Title

Work harassment and local government employees: Australia and USA

Document Type

Article

Publication details

Xerri, M, Farr-Wharton, R, Brunetto, Y & Lambries, D 2016, 'Work harassment and local government employees: Australia and USA', International Journal of Public Sector Management, vol. 29, no. 1, pp. 54-71.

Published version available from:

http://dx.doi.org/10.1108/IJPSM-05-2015-0094

Peer Reviewed

Peer-Reviewed

Abstract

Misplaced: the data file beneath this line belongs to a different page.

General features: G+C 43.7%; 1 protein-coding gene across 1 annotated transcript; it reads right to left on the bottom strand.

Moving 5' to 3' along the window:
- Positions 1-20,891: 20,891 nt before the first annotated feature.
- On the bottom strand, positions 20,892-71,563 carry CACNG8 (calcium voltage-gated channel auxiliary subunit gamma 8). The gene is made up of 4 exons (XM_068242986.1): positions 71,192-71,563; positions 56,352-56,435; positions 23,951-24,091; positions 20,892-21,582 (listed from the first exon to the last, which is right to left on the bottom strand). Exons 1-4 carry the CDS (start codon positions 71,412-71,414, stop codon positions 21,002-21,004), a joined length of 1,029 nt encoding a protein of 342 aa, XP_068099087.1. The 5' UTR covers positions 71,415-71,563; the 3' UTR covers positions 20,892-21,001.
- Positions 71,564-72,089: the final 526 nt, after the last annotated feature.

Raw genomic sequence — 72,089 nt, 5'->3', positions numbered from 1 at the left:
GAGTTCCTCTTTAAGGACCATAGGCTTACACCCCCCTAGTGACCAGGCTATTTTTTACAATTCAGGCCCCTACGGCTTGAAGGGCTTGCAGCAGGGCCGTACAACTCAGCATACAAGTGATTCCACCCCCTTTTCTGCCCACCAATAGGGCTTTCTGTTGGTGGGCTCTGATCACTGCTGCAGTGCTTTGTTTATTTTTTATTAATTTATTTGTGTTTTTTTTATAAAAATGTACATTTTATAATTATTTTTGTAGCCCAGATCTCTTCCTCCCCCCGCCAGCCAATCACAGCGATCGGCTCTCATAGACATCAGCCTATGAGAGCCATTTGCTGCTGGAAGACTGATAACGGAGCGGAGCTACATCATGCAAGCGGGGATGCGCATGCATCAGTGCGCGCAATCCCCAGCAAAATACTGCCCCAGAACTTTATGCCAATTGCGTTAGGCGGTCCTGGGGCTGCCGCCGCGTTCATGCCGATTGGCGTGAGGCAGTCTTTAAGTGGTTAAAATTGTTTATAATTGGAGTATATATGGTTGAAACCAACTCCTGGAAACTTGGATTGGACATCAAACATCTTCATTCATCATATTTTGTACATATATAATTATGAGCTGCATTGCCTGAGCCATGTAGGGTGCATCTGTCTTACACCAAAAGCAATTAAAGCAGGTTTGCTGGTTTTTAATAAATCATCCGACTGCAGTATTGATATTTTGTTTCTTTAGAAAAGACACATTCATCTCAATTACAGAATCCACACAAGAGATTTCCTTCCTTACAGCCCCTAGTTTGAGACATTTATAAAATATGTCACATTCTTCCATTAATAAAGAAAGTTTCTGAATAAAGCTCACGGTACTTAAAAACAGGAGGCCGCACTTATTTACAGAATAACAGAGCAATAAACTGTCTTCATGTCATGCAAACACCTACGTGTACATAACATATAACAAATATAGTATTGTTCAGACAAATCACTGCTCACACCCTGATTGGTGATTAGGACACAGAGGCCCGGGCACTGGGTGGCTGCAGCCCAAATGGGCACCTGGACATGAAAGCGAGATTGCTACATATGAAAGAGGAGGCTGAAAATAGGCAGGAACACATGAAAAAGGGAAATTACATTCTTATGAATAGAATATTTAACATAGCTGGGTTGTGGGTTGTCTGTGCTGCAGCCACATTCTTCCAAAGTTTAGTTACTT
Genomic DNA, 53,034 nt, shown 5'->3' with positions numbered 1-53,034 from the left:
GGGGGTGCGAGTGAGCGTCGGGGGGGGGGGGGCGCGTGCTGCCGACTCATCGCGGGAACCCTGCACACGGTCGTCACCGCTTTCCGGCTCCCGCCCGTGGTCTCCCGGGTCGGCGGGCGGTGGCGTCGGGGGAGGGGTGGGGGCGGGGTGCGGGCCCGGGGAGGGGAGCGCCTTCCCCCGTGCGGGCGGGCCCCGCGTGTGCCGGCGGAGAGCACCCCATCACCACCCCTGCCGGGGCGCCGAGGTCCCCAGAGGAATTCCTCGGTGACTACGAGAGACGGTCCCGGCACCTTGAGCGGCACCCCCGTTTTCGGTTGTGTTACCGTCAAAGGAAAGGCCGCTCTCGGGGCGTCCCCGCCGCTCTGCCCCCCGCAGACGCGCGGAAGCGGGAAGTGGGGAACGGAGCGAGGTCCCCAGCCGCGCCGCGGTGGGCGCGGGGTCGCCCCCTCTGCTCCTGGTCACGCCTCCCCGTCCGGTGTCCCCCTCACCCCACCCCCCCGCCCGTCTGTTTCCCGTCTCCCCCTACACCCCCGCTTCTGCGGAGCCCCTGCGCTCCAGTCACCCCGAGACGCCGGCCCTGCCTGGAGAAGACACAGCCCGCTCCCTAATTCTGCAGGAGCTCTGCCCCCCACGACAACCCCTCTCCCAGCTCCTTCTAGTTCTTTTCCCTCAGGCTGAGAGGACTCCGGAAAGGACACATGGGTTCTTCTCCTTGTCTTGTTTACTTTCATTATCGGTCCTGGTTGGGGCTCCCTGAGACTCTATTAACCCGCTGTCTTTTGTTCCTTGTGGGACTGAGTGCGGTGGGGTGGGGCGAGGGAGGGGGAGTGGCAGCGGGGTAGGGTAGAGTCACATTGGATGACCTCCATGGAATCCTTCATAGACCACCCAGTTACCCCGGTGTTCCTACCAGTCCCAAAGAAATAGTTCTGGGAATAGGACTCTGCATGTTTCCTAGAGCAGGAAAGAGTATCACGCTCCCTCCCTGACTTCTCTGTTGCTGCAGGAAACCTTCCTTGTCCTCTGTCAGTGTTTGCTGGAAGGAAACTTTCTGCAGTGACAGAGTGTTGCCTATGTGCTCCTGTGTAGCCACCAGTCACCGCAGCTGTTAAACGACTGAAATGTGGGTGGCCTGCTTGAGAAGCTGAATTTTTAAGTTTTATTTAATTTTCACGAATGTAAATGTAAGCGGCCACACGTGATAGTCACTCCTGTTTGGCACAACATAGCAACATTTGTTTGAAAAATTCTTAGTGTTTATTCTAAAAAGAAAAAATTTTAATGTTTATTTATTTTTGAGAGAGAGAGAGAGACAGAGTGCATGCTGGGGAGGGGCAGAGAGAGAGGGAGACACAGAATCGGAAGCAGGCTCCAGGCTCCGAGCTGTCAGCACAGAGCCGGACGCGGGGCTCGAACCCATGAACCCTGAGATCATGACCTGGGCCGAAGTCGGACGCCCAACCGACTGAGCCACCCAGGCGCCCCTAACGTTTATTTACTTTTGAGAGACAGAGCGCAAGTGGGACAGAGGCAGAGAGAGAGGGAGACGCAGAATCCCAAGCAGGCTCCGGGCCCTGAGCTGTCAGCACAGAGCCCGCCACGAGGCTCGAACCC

The purpose of this paper is to compare the impact of management and colleagues on the perception ofwork harassment and outcomes of local government employees in Australia and the USA. Completed surveys from local government employees (265 from the USA and 250 from Australia) were analysed using structural equation modelling and an ANOVA. The results depict support for the overall measurement and structural models showing that workplace relationships impact on work harassment, and in turn employee outcomes (psychological wellbeing and Organisational Citizenship Behaviour-Individual (OCB-I)), although not all paths were accepted for each country. Statistically significant differences were found between the Australian and USA samples for both the measurement and structural models, with the sample from the USA showing much higher levels of satisfaction with workplace relationships, higher levels of psychological wellbeing, OCB-I, and lower perceptions of work harassment. The findings provide implications that Australian and US local government employees, positioned closest to the public, experience work harassment probably as a result of chronic under-resourcing both in terms of manpower and other resources, and coupled with unrealistically high-performance targets. The results depict that such work harassment is resulting in lower psychological wellbeing (USA only) and lower extra-role behaviour associated with OCB-I (Australia and USA). The value of this paper is that it benchmarks the impact of workplace relationships on work harassment for local government employees across two Anglo-American countries.